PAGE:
If you’re even tangentially involved in publishing, a functioning USPS is important to you. If you live in the United States, you know the postal service is in trouble (and not for the first time). If you’re older than twelve, you’ve probably gotten crosswise with the USPS more than once in your life. I know I’ve lodged my share of complaints over the years, and I’ve watched the service deteriorate, improve, and deteriorate again. It’s time to fix what’s wrong.
In the short term…
Mail volume is down in all categories. A lot of mail has gone online. A lot of the reduction is a symptom of a weak economy. Volume is not going to recover. As a result, the USPS is losing money hand over fist and they’re looking for ways to save money. They always trot out their old standby—eliminating Saturday deliveries—because they know that will be rejected and they’ll get a rate hike instead.
Well here’s an idea: For business deliveries, go ahead and drop Saturday. It’s okay. Really. For residential deliveries, keep Saturday and drop Tuesday. People who work regular Monday-to-Friday jobs, what few of them remain, need to be able to get to a post office when it’s open, to pick up parcels that were not delivered, to mail bulky items, to purchase money orders, to apply for a passport. They need Saturday hours. Once mail that came in over the weekend is delivered on Monday, most people would probably accept skipping Tuesday. And for federal holidays that fall on Monday, the postal workers would get an extended break (something they rarely get now). That wouldn’t happen if the skipped day were Wednesday. Similar arguments can be made against Thursday and Friday, particularly as regards checks that come in that you want to deposit during the current week. But Tuesday? I can live without it. How about you.
Why does my letter carrier drive a truck?
In all the countries I’ve visited in the last several years, letter carries use pushcarts, bicycles, tricycles, or scooters. They do not drive a fleet of custom-made gasoline-powered trucks for a total distance of two miles a day each in order to move mail from a local branch post office to houses that are within easy walking distance.
My local post office is on the current closure list, and the neighborhood is up in arms. Why? Because the post office is within walking distance, and it would be a shame for seniors to have to get in a car to go to the next post office down the road (less than a mile away). Doesn’t that suggest that the letter carriers could manage without their own individual trucks? Do it the way every other civilized country does it. Save capital costs. Save energy costs.
Why is my post office lobby frigid in summer and broiling in winter?
Because it was built when James Farley was Postmaster General and postal workers were not entitled to a pleasant working environment. So the only heating and cooling equipment is in the lobby, and by cranking it to the max, enough makes it through the service windows to the back to make life bearable. In other words, the building is an energy hog. It should be retrofitted or closed. How many other post offices are of the same vintage and wasting huge amounts of expensive energy for equally ridiculous reasons?
In the long term…
All of the long-term dysfunctions of the USPS—and for all they do right, they are certainly a dysfunctional organization—can be traced to a single root cause: the USPS is the archetype of the Theory X organization. It’s time to figure out how to migrate to Theory Y, to empower employees to make decisions that solve problems instead of hobbling them with thousands of pages of regulations, procedures, and rules.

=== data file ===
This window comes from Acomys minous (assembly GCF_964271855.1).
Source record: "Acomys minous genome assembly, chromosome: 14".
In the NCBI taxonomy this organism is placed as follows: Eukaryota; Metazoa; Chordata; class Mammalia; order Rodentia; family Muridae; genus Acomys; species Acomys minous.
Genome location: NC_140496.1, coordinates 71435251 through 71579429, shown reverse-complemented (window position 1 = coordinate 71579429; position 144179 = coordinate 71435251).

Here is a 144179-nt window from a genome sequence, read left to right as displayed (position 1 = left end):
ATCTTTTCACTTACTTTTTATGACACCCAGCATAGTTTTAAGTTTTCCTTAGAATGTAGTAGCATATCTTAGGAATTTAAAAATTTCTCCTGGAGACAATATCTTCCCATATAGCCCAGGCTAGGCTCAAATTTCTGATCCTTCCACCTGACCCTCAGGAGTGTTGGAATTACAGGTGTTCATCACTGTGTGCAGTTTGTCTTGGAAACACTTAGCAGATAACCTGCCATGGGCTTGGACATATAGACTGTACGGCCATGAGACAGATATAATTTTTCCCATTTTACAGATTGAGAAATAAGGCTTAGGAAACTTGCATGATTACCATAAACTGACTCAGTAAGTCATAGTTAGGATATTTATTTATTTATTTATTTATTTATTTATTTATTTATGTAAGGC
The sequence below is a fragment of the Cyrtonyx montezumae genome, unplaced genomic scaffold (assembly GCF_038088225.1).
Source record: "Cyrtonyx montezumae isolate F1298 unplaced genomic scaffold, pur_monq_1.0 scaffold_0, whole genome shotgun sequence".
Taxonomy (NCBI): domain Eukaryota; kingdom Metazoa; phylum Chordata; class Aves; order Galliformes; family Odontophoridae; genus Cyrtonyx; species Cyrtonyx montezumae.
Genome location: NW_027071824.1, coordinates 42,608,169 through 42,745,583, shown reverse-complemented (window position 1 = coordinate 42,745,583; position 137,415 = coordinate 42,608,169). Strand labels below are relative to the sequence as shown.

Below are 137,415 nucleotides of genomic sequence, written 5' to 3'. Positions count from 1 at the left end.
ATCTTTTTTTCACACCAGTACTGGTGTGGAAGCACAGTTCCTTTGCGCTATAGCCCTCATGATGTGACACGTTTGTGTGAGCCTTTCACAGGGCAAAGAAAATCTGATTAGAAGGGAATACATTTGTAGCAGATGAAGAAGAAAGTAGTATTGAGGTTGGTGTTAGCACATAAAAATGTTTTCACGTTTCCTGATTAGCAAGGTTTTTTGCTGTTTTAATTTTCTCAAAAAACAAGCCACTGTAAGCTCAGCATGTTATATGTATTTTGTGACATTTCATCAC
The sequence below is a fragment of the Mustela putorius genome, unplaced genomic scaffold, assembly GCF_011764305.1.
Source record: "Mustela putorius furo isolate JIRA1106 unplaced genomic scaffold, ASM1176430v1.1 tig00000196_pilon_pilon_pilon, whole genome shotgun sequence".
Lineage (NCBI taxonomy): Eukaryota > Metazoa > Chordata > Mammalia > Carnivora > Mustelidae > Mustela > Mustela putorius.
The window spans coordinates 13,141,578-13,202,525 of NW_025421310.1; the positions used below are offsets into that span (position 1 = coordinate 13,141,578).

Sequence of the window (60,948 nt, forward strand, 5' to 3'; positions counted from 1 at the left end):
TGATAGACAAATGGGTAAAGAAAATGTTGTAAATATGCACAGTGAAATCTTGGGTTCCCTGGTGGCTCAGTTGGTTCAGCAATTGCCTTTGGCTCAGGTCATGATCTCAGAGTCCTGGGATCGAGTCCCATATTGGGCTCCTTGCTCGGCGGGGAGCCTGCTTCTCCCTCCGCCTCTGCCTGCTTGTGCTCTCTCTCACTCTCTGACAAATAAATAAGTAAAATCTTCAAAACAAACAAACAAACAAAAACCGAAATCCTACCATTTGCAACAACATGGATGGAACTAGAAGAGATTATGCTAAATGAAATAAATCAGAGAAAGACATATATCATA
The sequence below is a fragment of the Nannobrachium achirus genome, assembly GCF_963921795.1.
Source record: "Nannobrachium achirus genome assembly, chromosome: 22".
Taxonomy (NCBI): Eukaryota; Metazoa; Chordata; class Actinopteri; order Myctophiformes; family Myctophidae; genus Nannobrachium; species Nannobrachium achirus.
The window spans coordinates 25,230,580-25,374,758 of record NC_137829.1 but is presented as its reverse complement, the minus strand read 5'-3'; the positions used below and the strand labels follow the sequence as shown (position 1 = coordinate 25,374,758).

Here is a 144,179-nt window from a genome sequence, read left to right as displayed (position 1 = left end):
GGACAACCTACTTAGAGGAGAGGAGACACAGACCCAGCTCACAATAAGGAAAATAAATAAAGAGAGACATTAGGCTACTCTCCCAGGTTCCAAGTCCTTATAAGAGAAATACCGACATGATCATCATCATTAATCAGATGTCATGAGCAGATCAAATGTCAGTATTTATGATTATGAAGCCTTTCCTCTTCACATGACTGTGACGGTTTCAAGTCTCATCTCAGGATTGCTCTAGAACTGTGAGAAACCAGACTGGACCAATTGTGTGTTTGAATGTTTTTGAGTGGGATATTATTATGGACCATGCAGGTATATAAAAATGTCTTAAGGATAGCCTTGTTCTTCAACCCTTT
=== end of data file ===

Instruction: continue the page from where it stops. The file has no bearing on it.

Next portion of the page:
First, teach managers to manage, not the way they’re trained to manage now but in accordance with modern practices. Then empower them to do so.
An example. A couple of weeks ago, our mail deliveries suddenly became very irregular. We got little or no mail when it was eventually delivered, which was not every day and certainly not during daylight hours. When I inquired, the reason eventually given was that our route only takes three and a half hours to deliver and so does not justify a full-time carrier. Therefore we’ve been designated an auxiliary route (don’t ask). After a bit of conversation, I asked why the manager doesn’t just divvy up the routes differently so they are all roughly equal in length, rather than always having to designate an auxiliary route and leave customers angry and upset. No can do; laying out routes is not the manager’s responsibility. Well, why the hell isn’t it the manager’s responsibility?
Classic Theory X. The manager is powerless to manage, because all decisions and rules are imposed top-down from layers that are totally inaccessible from below.
Change it. Make every employee from the carrier to the CEO accountable for meeting performance goals and then empower every employee to make decisions to that end. If that means replacing trucks with bicycles to save enough money to keep the office open, then the carriers and manager should be empowered to make that choice.
This will take a long time. The USPS is composed of people selected for their ability to digest, abide by, and enforce rules—on each other and on us, the customers. It is not peopled with employees dedicated to serving customers or meeting performance goals creatively. If they change their hiring practices today, it will be thirty years before the workforce turns over. But they should start today anyway. And they should start intensively training the managers they have (who come from the same ranks of rule-bound employees) and favor the ones who understand how to adapt.
The USPS says it has a crisis. There’s no better time to act. Fix the system.
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